Bust of Moses and His Hieroglpyhic Name

The hieroglyph above, read from right to left
reads M-S ZVAIGZ-nes [Zvaigznes ="stars"]
which is Moshe, "Star Priest" [of Thebes]*



Today, the "Statue" of Moses above - in black diorite - 
is in the Museum of Art History in Vienna but the base
and feet are in the National Museum of Ireland in Dublin.

It is the statue of a man whose hieroglyphic name
is transcribed - erroneously - by Egyptologists as Sobek-em-s-af.
 This is Sechemre Schedtaui - also erroneously transcribed ,
the 1st King of Thebes of the 17th Dynasty,
a reign dated by current chronology to ca. 1650-1600 B.C.

and the tale
(See David Rohl's book, A Test of Time, Random House, London, 1995)

- writes Artapanus -
in the reign of Chaneferre (Khenephres),
known as Sobekhotep IV,
who, even by current chronology,
ruled ca. 1700 B.C.

Clemens' Stromata summarizes the writings of Artapanus,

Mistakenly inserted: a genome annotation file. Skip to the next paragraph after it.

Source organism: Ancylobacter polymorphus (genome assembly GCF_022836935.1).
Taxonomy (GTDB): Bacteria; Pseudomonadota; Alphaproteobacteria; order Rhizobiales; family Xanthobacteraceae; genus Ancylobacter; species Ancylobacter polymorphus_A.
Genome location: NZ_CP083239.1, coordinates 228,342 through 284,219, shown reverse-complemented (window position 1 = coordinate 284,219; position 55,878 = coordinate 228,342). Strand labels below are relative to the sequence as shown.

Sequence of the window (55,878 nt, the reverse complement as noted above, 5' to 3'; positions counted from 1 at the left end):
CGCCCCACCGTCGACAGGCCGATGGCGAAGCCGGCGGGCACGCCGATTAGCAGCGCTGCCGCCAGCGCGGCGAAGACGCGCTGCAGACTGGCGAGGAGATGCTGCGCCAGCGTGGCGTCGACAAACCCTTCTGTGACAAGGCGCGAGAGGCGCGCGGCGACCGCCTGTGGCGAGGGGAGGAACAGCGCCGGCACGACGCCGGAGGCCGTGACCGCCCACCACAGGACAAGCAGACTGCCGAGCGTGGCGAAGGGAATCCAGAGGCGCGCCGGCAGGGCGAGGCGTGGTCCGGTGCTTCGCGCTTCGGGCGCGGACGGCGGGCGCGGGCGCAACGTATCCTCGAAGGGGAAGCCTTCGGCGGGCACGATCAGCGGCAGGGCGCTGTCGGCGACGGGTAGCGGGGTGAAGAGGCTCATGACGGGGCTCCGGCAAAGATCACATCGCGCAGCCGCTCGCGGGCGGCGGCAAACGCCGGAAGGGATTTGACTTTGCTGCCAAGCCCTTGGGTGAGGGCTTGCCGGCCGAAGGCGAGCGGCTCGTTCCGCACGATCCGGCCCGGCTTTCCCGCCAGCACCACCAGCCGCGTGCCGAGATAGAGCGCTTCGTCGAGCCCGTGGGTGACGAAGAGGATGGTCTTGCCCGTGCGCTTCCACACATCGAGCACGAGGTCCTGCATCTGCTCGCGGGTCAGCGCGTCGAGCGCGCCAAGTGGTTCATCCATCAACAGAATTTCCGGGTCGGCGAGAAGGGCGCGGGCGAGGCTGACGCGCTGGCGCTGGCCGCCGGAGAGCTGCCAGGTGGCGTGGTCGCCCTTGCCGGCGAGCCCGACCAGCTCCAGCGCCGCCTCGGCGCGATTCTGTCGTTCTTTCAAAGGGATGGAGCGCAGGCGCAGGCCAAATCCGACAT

a Jewish historian who wrote Peri Iodaion.
Artapanus is named by Eusebius
in his Evangelicae Preparationis and his
detailed account of the life of Moses
is reported in his Pamphilis, Book 9, Ch. 27, 1-37.

That life story of MOSES
agrees with the Egyptian "SINUHE Story"
- which originated in the Pharaonic 12th Dynasty (!)
at the time of A-MEN-EM-HET III.

It is about a young man who flees Egypt (as does Moses),
goes to Palestine (as does Moses),
where Sinuhe finds the support of Prince Retenju just as Moses
finds the help of "Raguel" in Artapanus, and of "Reguel" viz. "Jitro"
in the Biblical Exodus (2,18; 3,1;4,18; 18,1).

The Pharaoh who first "enslaved" the Hebrews, says Artapanus,
was called PAL-MEN-O-THES and had a city and temple built
at "Kessan" (as Rohl correctly notes, "Kes" in the eastern Delta)
called "Kessan" in the Septuagint and "Goshen" in the Masora, 
which is generally equated with On, Heliopolis or Egyptian Iunu.

The statue of Moses (Sebekemsaf) was found at Armant,
(Ar-Mant is related to Iunu-Month)
which was greatly developed in the 12th dynasty.

Pharaoh PAL-MEN-O-THIS is surely the same as
out of that very same 12th dynasty.
The first syllable has simply been mistranscribed by Egyptologists or Greeks.

It was during the 12th dynasty that territorial expansion against
Kush and Nubia reached its peak, and the story of Moses tells us that
he also campaigned against Nubia and Ethiopia in his youth.